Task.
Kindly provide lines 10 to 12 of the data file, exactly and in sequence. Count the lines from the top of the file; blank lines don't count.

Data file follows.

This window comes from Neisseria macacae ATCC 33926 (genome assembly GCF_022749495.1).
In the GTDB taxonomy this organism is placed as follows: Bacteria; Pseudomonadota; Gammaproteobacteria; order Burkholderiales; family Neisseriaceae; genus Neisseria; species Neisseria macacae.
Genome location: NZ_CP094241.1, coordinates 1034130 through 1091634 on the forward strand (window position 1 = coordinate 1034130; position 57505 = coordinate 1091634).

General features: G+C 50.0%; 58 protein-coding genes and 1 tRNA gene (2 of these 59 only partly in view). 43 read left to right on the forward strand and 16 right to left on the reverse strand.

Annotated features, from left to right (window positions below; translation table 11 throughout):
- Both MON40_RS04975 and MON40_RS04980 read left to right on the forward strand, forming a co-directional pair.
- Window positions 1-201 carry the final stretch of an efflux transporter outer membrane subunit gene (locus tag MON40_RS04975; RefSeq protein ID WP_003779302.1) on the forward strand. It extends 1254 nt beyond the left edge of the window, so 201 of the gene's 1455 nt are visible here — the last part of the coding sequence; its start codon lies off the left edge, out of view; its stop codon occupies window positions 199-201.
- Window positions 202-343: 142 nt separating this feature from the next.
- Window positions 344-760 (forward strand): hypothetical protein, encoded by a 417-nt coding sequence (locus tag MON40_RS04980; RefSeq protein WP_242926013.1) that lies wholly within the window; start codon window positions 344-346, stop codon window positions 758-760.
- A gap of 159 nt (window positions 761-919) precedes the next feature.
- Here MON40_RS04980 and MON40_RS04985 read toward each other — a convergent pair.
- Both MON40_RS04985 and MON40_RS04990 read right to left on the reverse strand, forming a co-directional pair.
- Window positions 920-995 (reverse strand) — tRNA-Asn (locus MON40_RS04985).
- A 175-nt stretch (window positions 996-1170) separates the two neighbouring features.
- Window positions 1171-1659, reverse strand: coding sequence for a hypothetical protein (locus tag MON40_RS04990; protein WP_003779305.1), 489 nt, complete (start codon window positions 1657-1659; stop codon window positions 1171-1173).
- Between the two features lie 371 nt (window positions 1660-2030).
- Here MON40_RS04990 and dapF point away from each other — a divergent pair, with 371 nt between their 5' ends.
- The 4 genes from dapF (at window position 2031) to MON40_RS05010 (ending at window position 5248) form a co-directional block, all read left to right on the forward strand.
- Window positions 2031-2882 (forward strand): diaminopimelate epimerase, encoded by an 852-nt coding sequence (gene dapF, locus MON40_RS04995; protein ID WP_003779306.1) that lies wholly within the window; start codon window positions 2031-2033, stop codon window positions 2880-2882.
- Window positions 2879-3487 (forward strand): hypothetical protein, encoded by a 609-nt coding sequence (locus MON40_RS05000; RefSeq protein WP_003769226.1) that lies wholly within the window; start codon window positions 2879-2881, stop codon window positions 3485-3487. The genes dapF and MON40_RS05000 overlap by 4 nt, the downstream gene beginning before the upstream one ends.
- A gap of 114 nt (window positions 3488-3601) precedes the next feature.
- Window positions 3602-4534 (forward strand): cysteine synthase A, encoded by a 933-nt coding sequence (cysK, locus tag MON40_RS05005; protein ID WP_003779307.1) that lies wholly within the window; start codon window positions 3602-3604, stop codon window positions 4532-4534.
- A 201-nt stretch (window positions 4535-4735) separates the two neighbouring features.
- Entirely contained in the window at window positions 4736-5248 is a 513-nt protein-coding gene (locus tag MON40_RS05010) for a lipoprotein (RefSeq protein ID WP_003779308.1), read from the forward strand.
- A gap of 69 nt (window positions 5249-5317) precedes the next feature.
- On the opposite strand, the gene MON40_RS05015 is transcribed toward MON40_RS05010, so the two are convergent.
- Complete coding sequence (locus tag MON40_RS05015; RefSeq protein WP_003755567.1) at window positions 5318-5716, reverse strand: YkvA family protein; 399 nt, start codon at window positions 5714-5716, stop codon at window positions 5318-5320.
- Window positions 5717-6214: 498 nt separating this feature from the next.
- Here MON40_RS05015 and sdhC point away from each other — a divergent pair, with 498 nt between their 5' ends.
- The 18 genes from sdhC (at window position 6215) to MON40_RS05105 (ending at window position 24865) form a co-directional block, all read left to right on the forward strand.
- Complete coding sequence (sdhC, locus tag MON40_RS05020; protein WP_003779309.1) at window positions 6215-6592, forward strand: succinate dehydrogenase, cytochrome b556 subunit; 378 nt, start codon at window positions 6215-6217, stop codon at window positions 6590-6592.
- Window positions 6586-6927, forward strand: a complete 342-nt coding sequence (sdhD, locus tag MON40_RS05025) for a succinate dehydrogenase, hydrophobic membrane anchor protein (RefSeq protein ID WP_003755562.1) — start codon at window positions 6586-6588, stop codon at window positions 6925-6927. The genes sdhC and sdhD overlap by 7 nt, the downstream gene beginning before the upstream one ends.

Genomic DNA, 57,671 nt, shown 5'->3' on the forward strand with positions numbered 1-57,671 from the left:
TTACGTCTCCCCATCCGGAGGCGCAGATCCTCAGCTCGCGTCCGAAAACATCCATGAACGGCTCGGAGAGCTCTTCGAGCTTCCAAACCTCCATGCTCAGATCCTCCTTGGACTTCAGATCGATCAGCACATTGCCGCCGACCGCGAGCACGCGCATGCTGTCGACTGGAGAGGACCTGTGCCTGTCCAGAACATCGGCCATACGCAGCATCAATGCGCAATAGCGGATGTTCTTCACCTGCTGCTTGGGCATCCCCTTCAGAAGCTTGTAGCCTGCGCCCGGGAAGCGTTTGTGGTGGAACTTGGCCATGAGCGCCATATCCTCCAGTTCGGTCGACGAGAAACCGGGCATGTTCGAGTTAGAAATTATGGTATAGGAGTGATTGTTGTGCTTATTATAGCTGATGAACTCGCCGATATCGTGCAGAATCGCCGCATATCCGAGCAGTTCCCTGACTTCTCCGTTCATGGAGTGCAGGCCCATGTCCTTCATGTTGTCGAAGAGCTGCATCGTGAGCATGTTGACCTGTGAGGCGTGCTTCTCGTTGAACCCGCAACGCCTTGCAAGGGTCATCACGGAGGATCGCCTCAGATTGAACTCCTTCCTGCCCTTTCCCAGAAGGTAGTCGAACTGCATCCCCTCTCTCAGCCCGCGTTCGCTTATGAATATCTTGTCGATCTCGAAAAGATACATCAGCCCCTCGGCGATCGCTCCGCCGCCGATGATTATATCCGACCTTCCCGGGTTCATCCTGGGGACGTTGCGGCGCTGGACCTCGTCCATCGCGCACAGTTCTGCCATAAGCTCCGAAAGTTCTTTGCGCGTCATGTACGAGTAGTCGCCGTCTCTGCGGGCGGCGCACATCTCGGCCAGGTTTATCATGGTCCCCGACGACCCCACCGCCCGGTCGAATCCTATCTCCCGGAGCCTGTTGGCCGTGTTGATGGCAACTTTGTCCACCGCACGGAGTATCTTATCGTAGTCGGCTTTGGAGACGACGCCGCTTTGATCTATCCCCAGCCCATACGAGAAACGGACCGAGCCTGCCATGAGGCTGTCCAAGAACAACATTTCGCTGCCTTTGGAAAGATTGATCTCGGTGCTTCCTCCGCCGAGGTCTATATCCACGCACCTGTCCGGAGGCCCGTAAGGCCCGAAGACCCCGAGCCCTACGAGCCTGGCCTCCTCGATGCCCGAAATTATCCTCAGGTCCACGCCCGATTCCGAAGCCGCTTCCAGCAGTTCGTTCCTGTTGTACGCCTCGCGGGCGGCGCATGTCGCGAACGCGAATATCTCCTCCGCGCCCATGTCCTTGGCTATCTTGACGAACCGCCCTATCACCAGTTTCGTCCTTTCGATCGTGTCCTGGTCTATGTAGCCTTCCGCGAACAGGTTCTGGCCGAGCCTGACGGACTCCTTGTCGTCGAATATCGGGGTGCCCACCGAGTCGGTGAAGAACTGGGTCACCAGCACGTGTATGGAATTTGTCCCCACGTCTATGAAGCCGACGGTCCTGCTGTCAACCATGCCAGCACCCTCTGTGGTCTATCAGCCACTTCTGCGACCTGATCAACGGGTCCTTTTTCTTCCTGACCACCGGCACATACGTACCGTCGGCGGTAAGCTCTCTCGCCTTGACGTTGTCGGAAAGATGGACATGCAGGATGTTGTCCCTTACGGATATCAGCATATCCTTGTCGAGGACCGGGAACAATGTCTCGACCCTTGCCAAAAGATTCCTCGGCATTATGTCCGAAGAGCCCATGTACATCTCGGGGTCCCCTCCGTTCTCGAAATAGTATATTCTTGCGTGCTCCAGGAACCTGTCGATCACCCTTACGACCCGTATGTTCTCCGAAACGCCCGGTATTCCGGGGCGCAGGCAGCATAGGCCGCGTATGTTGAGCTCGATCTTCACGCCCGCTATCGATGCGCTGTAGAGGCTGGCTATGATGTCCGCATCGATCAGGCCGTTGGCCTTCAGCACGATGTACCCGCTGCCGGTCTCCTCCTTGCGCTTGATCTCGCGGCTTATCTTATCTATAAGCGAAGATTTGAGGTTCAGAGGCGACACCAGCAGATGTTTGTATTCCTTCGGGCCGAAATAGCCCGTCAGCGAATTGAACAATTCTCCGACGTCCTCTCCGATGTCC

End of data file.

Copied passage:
- A gap of 159 nt (window positions 761-919) precedes the next feature.
- Here MON40_RS04980 and MON40_RS04985 read toward each other — a convergent pair.
- Both MON40_RS04985 and MON40_RS04990 read right to left on the reverse strand, forming a co-directional pair.